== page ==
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Re: (TFT) More on hexes

On Sat, 24 Jan 2009 16:39:22 GMT
"John" <johnnyboytmm@juno.com> wrote:
> I think we just want (or demand) different amounts of exactitude in our games.  

Indeed, it's the old realism vs. abstraction issue.  I'm on record as
an abstractionist.  The size of the hexes vs. the size of characters
has never mattered to me, and as long as the scale of weapons and 
their hit points against types of armor seemed consistent, then it
was fine for me.

I've been thinking about what keeps TFT my favorite gaming system
after all this time, and it comes down to two things: the relative
simplicity of the play thanks to the level of abstraction in TFT,
and 6 sided dice.

I think TFT hit exactly the right level of abstraction so that I could
imagine the encounters with enough level of detail to make it exciting
without having them turn into endless roll-playing (as opposed to
role-playing).  I'm happy to ignore all the little inconsistencies
if it means a fast-paced game.

lately I've been thinking a *lot* about 6-sided dice.  This is in
no small part because of a gaming system under development that I've
been lucky enough to watch evolve before its release.  In some ways
it's vert TFT-ish, but uses a d20 for its hit determination.

This gives us a linear scale where each point gained in an attribute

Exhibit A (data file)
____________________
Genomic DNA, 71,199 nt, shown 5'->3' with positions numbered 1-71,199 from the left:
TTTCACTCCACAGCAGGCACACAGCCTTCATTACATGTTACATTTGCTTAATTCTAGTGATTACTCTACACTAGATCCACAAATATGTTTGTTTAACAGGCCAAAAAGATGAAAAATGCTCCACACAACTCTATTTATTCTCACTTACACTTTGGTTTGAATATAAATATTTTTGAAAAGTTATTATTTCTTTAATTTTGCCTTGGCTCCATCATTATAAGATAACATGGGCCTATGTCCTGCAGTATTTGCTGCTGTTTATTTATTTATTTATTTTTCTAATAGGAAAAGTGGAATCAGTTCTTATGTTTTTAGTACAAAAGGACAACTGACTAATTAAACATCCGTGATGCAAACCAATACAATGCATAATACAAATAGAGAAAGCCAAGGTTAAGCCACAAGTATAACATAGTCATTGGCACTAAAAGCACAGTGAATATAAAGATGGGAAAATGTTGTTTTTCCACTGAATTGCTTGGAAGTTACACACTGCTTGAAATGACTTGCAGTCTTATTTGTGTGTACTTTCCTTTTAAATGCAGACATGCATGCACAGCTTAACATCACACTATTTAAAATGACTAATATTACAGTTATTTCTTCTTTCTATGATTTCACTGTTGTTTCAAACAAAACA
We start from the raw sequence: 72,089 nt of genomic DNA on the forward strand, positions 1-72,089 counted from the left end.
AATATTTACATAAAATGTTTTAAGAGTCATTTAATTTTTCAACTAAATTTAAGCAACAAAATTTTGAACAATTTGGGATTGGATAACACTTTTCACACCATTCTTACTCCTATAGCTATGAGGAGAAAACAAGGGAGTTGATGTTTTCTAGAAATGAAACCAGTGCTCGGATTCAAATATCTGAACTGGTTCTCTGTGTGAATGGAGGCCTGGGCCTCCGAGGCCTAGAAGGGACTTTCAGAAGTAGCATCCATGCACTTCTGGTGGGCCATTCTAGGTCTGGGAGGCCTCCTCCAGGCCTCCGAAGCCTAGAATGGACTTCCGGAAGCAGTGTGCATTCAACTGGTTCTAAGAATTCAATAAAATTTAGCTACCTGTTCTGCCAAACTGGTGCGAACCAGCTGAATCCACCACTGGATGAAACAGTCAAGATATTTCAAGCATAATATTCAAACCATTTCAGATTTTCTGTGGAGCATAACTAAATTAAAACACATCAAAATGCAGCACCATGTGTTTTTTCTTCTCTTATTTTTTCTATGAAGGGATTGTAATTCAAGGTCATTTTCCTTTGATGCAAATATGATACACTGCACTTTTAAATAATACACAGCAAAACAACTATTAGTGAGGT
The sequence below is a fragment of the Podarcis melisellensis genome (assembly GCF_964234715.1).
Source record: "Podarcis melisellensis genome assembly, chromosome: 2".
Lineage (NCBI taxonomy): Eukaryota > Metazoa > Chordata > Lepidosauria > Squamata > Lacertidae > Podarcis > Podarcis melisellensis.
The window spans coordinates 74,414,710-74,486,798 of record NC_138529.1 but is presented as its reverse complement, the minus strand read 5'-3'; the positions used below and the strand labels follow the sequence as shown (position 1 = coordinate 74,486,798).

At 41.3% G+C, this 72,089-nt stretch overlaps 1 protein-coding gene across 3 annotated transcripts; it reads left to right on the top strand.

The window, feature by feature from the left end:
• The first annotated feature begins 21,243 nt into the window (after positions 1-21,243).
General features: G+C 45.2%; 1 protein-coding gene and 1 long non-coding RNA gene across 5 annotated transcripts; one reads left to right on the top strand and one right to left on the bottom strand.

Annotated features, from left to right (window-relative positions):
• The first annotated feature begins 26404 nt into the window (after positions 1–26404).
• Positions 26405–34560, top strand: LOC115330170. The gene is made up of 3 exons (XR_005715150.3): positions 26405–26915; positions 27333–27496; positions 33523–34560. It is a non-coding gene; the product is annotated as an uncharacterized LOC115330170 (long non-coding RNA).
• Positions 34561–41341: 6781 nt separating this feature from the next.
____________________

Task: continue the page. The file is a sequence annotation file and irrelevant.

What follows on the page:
like dexterity is a 5% increase towards the likelihood of a successful
roll.  This is true whether your character is in the middle of the
pack or a high-end hero.

With the 3d6 mechanism, the edge in percentage drops off the higher
the value of the stat goes, thanks to the bell-curve nature of how
3d6's roll.  This has always seemed more correct to me, in that skilled
athletes work very hard to achieve small advances in the abilities.

Now sure, it seems hypocritical on my part to at first say I'm
fine with a high level of abstraction, then prefer a certain dice-
rolling mechanism as more realistic, but it comes back to that level
of balance.

I know I'm in a minority when it comes to the abstraction vs. realism
debate, as evidenced by the popularity of DnD versus TFT, and the
numerous attempts (including GURPS) to add more and more factors into
the mix to more closely simulate reality.  As Johnnyboy notes,
"I think we just want (or demand) different amounts of exactitude 
in our games."

       Joe Hartley - UNIX/network Consultant - jh@brainiac.com
 Without deviation from the norm, "progress" is not possible. - FZappa
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